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Overview of Cosmos

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Cosmos Hub

TL:DR; Cosmos is a blockchain network of many independent blockchains (called zones). Cosmos allows multiple blockchains to interoperate while retaining their own security properties.

What is meant by security properties?

Today, blockchain applications share the same underlying blockchain (eg. Ethereum). This creates two layers of governance: that of the application, and that of the underlying blockchain. The former is limited by the latter.

With Cosmos, developers can easily develop entire application-specific blockchains or make their current blockchains compatible with Cosmos.

The core components of Cosmos are: i) Tendermint, ii) Cosmos SDK, and iii) Interblockchain Communication Protocol (IBC)

i) Tendermint

Tendermint BFT is a solution that packages the networking and consensus layers of a blockchain into a generic engine. This allows developers to focus on application development as opposed to the complex underlying protocol.

ii) Cosmos SDK

The Cosmos SDK is a modular framework for building applications. It simplifies the process of building secure blockchain applications on top of Tendermint.

iii) IBC

IBC is the communication protocol that can be thought of as the TCP/IP for blockchains. It allows heterogeneous blockchains to transfer tokens and data to each other (think of standard adapter).

Cosmos’ architecture

Cosmos’ architecture includes two types of blockchains: Hubs and Zones. Zones are regular heterogenous blockchains and Hubs are blockchains specifically designed to connect Zones together. (in Ethereum: Hub = Beacon chain, and Zone = Shard chain)

The first blockchain launched in the Cosmos Network is the Cosmos Hub.

Cosmos Hub is a public Proof-of-Stake blockchain whose native staking token is called the ATOM. Transaction fees can be paid in multiple tokens.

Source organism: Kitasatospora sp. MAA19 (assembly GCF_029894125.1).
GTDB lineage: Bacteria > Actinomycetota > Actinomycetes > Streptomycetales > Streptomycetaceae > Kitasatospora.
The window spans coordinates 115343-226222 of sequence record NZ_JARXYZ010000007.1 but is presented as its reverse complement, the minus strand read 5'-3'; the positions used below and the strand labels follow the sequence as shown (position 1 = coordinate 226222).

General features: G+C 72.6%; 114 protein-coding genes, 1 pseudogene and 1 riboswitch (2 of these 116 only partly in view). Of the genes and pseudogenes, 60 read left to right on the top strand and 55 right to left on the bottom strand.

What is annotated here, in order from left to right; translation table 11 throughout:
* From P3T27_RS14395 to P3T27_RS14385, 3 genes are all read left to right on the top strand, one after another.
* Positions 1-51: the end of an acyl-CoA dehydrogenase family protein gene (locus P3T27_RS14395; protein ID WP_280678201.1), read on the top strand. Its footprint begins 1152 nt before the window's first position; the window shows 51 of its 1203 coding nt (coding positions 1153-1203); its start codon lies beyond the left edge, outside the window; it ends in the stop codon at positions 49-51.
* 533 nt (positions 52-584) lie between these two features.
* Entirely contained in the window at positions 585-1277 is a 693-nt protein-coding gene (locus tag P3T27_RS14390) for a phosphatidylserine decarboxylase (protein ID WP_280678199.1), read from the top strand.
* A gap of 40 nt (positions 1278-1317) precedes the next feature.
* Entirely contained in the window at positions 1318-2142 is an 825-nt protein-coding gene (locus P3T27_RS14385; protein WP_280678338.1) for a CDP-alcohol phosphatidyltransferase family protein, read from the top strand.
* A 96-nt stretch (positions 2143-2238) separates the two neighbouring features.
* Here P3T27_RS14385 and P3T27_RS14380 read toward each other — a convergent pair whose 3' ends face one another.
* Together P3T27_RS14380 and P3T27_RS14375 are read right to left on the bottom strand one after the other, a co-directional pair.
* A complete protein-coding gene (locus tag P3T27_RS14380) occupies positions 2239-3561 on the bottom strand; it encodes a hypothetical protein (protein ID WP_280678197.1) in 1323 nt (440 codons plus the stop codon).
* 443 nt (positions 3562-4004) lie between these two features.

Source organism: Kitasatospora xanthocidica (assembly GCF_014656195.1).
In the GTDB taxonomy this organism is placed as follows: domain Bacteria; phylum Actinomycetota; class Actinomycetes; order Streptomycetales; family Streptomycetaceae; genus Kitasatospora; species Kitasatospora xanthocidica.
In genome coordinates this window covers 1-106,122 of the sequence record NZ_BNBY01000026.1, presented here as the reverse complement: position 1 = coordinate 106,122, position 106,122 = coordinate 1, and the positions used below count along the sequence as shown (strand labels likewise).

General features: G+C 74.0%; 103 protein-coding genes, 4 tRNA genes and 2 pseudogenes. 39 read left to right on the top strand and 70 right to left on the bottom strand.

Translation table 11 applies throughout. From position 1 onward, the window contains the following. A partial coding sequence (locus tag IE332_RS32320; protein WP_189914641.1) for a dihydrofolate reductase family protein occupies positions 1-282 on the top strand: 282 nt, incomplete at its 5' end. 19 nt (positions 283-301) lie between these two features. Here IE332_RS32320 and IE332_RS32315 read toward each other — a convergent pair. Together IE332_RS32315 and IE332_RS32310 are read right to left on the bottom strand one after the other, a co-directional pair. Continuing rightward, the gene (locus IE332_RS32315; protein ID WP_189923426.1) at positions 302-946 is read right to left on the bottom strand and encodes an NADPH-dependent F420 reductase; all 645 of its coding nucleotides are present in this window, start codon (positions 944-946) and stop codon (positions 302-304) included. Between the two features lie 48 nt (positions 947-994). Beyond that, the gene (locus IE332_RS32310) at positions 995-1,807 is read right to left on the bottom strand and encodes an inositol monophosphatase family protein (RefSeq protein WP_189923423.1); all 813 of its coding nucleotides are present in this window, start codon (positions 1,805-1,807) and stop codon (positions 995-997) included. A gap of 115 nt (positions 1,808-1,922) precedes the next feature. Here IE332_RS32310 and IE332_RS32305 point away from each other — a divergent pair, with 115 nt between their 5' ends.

The max number of validators in Cosmos Hub is set to 100 — this number will increase at a rate of 13% for 10 years (will eventually settle at 300 validators). Anyone can become a validator — except when the size of the validator set is greater than the max number allowed.

Token model

ATOMs are the staking token of the Cosmos Hub, and can also be used to pay for transaction fees. Additional inflationary ATOMs and block transaction fees are rewarded to validators and delegators who delegate to validators.

The targeted annual inflation rate of ATOMs is recalculated each block towards a desired staking participation ratio (currently 67%). Annual inflation is capped between 7% — 20% (current inflation rate is 7%).

Of the collected transaction fees, 2% will go toward a reserve pool to increase the reserve pool. These funds are used in accordance with the decisions made by the governance system.

Governance

Only staked tokens can participate in governance through proposals, meaning that voting power is measured by stake. All validators are responsible for voting on all proposals. Failing to vote on a proposal will result in the validator being deactivated (for 1 week).

Anyone can submit a proposal on protocol parameters and upgrades, BUT for a proposal to be considered for voting, a minimum deposit of 512 Atoms needs to be deposited for 2 weeks. The deposit is required as spam protection.

Validators inherit votes of the delegators, but delegators can overwrite validator votes. This means that Cosmos has a default proxy voting mechanism, which can be overturned by a tokenholder who wants to directly engage in a governance decision.

Ecosystem

Top projects built on Cosmos SDK at the moment include:

i)@irisnet (business applications)

ii)@kava_labs (collateralized stablecoin)

iii)Binance Dex

There are currently approx. 100 active projects in the Cosmos ecosystem.

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